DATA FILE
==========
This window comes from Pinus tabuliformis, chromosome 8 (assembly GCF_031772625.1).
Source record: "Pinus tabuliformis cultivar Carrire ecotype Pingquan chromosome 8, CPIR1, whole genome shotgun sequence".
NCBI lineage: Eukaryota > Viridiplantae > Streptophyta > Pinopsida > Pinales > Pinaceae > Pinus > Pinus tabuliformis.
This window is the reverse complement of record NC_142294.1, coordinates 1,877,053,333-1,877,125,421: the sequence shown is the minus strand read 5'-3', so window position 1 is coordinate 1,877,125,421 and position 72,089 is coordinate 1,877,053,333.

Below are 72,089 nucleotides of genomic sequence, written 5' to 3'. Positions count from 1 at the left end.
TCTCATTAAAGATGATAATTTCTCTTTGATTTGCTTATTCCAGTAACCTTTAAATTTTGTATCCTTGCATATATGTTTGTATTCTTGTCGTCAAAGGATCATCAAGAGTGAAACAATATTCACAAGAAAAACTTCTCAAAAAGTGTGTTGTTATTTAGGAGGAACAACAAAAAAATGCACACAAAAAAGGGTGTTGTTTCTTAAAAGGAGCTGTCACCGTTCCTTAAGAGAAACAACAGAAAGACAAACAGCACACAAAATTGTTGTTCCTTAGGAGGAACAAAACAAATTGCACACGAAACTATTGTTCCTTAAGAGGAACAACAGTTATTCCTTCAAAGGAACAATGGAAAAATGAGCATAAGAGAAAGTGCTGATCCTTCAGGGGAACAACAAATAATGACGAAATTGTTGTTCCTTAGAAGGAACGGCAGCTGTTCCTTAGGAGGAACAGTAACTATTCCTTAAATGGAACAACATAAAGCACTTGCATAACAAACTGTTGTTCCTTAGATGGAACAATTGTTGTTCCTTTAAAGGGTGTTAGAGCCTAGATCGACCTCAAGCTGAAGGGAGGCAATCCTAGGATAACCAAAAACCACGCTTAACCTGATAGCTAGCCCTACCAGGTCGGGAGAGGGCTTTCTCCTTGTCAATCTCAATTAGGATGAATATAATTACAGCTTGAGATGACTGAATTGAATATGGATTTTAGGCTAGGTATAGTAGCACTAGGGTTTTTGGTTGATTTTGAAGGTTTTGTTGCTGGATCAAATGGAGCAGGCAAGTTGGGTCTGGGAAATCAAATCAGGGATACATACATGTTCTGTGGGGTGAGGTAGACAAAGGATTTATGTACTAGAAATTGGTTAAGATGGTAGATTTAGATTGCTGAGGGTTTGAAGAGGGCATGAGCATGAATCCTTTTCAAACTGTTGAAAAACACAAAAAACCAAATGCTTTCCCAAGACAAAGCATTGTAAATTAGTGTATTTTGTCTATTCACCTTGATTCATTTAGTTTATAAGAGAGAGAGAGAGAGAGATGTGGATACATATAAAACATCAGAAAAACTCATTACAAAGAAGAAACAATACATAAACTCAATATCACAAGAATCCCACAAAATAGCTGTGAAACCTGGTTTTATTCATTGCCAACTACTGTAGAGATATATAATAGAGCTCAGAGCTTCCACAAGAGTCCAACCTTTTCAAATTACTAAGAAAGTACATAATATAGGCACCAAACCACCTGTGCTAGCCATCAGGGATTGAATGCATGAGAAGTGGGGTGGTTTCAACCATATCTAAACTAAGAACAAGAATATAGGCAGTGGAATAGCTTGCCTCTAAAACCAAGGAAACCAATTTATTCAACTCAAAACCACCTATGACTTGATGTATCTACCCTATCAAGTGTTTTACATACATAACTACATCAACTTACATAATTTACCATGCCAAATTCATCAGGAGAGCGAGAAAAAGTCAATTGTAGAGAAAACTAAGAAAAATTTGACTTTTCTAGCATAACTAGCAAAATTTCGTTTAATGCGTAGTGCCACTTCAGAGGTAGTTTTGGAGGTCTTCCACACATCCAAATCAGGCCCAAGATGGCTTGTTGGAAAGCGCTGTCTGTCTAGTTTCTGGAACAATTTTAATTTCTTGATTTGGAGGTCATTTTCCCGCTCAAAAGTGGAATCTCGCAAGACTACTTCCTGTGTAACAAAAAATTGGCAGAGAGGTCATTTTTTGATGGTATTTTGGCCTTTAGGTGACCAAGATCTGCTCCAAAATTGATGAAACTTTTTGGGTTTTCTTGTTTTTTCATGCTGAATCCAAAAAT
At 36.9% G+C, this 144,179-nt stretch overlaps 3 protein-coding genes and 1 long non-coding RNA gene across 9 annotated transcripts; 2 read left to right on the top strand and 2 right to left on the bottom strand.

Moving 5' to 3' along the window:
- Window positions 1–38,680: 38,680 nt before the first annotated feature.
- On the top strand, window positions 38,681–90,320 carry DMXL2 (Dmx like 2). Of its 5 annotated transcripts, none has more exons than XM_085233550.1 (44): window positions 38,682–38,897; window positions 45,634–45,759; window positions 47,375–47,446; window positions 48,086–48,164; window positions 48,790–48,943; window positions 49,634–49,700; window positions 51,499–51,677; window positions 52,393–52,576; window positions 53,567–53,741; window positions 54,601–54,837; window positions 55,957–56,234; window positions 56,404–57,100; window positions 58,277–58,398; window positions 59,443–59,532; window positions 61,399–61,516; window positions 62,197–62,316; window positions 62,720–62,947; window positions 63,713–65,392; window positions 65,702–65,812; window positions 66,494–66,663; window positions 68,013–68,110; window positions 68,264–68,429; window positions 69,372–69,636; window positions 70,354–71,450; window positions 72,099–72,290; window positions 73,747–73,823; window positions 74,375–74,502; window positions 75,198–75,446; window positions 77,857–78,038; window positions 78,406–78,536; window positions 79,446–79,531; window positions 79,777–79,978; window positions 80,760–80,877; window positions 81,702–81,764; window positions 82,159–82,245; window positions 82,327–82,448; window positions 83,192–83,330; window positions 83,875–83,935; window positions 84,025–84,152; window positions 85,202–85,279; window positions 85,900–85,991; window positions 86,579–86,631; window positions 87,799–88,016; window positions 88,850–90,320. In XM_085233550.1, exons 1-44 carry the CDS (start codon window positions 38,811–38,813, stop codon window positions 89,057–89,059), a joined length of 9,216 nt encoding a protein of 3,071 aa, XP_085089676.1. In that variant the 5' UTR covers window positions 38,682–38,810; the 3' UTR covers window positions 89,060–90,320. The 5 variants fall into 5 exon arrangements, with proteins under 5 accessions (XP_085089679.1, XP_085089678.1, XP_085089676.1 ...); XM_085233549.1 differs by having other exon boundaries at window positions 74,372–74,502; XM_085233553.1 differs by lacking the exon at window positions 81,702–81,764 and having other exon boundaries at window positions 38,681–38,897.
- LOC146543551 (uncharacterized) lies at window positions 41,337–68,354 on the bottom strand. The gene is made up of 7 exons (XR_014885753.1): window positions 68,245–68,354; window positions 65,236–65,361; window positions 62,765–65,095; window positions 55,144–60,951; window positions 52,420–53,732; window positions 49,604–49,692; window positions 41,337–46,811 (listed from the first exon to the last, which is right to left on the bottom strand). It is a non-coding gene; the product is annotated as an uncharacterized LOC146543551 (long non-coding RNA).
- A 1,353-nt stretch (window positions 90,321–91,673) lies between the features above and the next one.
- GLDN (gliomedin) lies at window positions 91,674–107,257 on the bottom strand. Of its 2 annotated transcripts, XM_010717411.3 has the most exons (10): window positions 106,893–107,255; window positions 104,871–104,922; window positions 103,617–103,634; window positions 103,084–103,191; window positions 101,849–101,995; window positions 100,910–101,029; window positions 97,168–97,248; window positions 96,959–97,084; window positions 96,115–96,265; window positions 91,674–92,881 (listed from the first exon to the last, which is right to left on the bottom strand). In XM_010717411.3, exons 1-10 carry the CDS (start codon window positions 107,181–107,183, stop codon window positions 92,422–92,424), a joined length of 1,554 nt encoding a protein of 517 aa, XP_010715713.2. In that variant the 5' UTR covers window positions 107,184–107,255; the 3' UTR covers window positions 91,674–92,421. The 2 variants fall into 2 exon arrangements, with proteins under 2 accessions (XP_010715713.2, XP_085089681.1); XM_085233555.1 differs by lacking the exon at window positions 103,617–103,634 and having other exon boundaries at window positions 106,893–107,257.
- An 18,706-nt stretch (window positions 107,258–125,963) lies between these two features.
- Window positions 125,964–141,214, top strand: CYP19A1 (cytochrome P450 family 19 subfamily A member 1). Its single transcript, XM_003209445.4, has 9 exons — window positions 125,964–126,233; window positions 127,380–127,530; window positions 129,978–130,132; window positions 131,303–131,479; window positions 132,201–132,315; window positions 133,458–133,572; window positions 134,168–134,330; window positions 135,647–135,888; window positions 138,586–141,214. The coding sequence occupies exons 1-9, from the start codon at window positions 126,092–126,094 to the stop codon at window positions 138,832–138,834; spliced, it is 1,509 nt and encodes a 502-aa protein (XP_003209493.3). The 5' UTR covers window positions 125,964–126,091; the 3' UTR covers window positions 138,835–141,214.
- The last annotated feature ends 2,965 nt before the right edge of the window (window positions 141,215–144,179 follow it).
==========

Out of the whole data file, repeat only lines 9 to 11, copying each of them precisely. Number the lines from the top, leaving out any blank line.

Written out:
- Window positions 1–38,680: 38,680 nt before the first annotated feature.
- On the top strand, window positions 38,681–90,320 carry DMXL2 (Dmx like 2). Of its 5 annotated transcripts, none has more exons than XM_085233550.1 (44): window positions 38,682–38,897; window positions 45,634–45,759; window positions 47,375–47,446; window positions 48,086–48,164; window positions 48,790–48,943; window positions 49,634–49,700; window positions 51,499–51,677; window positions 52,393–52,576; window positions 53,567–53,741; window positions 54,601–54,837; window positions 55,957–56,234; window positions 56,404–57,100; window positions 58,277–58,398; window positions 59,443–59,532; window positions 61,399–61,516; window positions 62,197–62,316; window positions 62,720–62,947; window positions 63,713–65,392; window positions 65,702–65,812; window positions 66,494–66,663; window positions 68,013–68,110; window positions 68,264–68,429; window positions 69,372–69,636; window positions 70,354–71,450; window positions 72,099–72,290; window positions 73,747–73,823; window positions 74,375–74,502; window positions 75,198–75,446; window positions 77,857–78,038; window positions 78,406–78,536; window positions 79,446–79,531; window positions 79,777–79,978; window positions 80,760–80,877; window positions 81,702–81,764; window positions 82,159–82,245; window positions 82,327–82,448; window positions 83,192–83,330; window positions 83,875–83,935; window positions 84,025–84,152; window positions 85,202–85,279; window positions 85,900–85,991; window positions 86,579–86,631; window positions 87,799–88,016; window positions 88,850–90,320. In XM_085233550.1, exons 1-44 carry the CDS (start codon window positions 38,811–38,813, stop codon window positions 89,057–89,059), a joined length of 9,216 nt encoding a protein of 3,071 aa, XP_085089676.1. In that variant the 5' UTR covers window positions 38,682–38,810; the 3' UTR covers window positions 89,060–90,320. The 5 variants fall into 5 exon arrangements, with proteins under 5 accessions (XP_085089679.1, XP_085089678.1, XP_085089676.1 ...); XM_085233549.1 differs by having other exon boundaries at window positions 74,372–74,502; XM_085233553.1 differs by lacking the exon at window positions 81,702–81,764 and having other exon boundaries at window positions 38,681–38,897.
- LOC146543551 (uncharacterized) lies at window positions 41,337–68,354 on the bottom strand. The gene is made up of 7 exons (XR_014885753.1): window positions 68,245–68,354; window positions 65,236–65,361; window positions 62,765–65,095; window positions 55,144–60,951; window positions 52,420–53,732; window positions 49,604–49,692; window positions 41,337–46,811 (listed from the first exon to the last, which is right to left on the bottom strand). It is a non-coding gene; the product is annotated as an uncharacterized LOC146543551 (long non-coding RNA).